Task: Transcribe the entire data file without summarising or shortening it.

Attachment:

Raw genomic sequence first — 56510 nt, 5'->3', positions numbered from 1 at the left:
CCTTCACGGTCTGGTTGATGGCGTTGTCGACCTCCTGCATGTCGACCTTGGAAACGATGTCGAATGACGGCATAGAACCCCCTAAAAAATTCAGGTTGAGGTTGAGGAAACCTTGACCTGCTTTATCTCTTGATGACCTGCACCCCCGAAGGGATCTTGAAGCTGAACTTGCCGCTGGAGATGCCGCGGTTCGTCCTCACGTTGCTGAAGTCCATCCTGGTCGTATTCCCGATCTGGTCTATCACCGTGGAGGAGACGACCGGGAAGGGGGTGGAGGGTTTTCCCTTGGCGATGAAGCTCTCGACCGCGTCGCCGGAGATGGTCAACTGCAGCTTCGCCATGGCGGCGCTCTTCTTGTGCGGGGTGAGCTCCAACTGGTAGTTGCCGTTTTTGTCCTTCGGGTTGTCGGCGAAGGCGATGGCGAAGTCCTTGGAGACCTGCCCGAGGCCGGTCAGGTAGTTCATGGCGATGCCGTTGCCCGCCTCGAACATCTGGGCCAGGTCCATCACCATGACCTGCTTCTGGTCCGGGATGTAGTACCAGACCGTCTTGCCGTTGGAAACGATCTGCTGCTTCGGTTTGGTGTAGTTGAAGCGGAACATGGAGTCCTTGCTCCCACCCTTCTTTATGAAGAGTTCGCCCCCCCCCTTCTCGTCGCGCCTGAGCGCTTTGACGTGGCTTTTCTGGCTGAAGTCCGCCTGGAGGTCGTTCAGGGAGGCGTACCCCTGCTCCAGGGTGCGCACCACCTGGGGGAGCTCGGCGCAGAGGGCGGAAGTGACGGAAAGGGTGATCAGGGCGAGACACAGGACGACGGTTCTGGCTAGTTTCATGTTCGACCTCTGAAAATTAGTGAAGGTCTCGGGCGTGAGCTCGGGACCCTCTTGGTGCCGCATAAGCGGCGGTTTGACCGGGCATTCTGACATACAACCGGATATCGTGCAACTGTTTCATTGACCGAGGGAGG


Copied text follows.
Raw genomic sequence first — 56510 nt, 5'->3', positions numbered from 1 at the left:
CCTTCACGGTCTGGTTGATGGCGTTGTCGACCTCCTGCATGTCGACCTTGGAAACGATGTCGAATGACGGCATAGAACCCCCTAAAAAATTCAGGTTGAGGTTGAGGAAACCTTGACCTGCTTTATCTCTTGATGACCTGCACCCCCGAAGGGATCTTGAAGCTGAACTTGCCGCTGGAGATGCCGCGGTTCGTCCTCACGTTGCTGAAGTCCATCCTGGTCGTATTCCCGATCTGGTCTATCACCGTGGAGGAGACGACCGGGAAGGGGGTGGAGGGTTTTCCCTTGGCGATGAAGCTCTCGACCGCGTCGCCGGAGATGGTCAACTGCAGCTTCGCCATGGCGGCGCTCTTCTTGTGCGGGGTGAGCTCCAACTGGTAGTTGCCGTTTTTGTCCTTCGGGTTGTCGGCGAAGGCGATGGCGAAGTCCTTGGAGACCTGCCCGAGGCCGGTCAGGTAGTTCATGGCGATGCCGTTGCCCGCCTCGAACATCTGGGCCAGGTCCATCACCATGACCTGCTTCTGGTCCGGGATGTAGTACCAGACCGTCTTGCCGTTGGAAACGATCTGCTGCTTCGGTTTGGTGTAGTTGAAGCGGAACATGGAGTCCTTGCTCCCACCCTTCTTTATGAAGAGTTCGCCCCCCCCCTTCTCGTCGCGCCTGAGCGCTTTGACGTGGCTTTTCTGGCTGAAGTCCGCCTGGAGGTCGTTCAGGGAGGCGTACCCCTGCTCCAGGGTGCGCACCACCTGGGGGAGCTCGGCGCAGAGGGCGGAAGTGACGGAAAGGGTGATCAGGGCGAGACACAGGACGACGGTTCTGGCTAGTTTCATGTTCGACCTCTGAAAATTAGTGAAGGTCTCGGGCGTGAGCTCGGGACCCTCTTGGTGCCGCATAAGCGGCGGTTTGACCGGGCATTCTGACATACAACCGGATATCGTGCAACTGTTTCATTGACCGAGGGAGG